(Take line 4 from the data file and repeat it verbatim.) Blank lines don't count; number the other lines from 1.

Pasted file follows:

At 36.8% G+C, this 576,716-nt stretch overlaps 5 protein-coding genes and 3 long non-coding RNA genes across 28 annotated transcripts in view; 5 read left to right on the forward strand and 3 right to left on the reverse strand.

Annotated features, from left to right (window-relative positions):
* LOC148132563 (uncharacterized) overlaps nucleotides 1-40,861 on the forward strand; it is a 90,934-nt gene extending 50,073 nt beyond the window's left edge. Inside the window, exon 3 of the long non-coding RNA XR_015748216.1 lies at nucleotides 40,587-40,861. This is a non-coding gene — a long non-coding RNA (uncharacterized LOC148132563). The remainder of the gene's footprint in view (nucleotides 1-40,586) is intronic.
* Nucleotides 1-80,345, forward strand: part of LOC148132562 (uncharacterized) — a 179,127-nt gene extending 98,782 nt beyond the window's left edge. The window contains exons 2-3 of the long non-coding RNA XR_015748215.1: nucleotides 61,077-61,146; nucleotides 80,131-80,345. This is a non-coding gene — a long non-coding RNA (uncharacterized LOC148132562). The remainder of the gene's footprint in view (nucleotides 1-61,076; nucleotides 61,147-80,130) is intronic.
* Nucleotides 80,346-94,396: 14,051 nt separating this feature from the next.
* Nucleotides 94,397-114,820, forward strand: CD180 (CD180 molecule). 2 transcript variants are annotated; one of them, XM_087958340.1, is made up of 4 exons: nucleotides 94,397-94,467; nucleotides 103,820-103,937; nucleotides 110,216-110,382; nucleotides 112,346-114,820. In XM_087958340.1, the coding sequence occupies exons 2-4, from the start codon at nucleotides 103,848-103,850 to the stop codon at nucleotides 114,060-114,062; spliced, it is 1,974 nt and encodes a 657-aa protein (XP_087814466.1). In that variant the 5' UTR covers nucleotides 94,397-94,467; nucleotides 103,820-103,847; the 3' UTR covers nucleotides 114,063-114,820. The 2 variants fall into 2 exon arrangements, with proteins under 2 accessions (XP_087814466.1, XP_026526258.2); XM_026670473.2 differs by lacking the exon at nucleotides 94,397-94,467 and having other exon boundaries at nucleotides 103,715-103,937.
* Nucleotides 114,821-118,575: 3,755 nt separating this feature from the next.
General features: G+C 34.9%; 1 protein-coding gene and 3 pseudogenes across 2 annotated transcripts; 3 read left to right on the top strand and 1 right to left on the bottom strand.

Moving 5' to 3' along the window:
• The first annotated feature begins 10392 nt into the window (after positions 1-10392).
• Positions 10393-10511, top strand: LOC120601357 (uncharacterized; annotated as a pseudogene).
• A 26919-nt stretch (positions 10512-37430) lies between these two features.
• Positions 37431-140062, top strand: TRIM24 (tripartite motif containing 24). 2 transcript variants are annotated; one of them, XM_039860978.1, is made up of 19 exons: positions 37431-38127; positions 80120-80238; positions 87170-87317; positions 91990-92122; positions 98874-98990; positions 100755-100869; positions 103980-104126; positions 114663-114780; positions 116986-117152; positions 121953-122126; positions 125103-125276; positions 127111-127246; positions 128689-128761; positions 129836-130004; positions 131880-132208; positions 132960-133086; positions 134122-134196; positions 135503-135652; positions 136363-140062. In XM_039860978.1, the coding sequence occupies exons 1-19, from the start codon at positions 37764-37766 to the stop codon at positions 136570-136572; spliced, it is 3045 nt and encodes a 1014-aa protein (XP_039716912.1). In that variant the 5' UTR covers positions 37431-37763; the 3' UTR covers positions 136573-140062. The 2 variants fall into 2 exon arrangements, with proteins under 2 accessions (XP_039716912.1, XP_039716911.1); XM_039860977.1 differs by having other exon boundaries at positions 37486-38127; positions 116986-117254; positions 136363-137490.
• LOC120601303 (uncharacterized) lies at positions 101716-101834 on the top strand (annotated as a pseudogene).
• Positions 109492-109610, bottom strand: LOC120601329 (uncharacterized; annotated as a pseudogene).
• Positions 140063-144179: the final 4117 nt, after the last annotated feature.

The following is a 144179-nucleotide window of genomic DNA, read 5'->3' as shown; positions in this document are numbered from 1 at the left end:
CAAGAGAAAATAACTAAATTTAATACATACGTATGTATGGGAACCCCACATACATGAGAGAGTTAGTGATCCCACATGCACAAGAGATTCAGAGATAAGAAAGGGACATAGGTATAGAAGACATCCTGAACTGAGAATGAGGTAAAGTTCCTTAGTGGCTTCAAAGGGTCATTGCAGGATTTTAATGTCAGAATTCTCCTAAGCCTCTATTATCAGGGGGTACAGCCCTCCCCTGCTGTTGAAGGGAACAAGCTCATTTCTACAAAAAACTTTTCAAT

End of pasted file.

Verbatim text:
* Nucleotides 1-80,345, forward strand: part of LOC148132562 (uncharacterized) — a 179,127-nt gene extending 98,782 nt beyond the window's left edge. The window contains exons 2-3 of the long non-coding RNA XR_015748215.1: nucleotides 61,077-61,146; nucleotides 80,131-80,345. This is a non-coding gene — a long non-coding RNA (uncharacterized LOC148132562). The remainder of the gene's footprint in view (nucleotides 1-61,076; nucleotides 61,147-80,130) is intronic.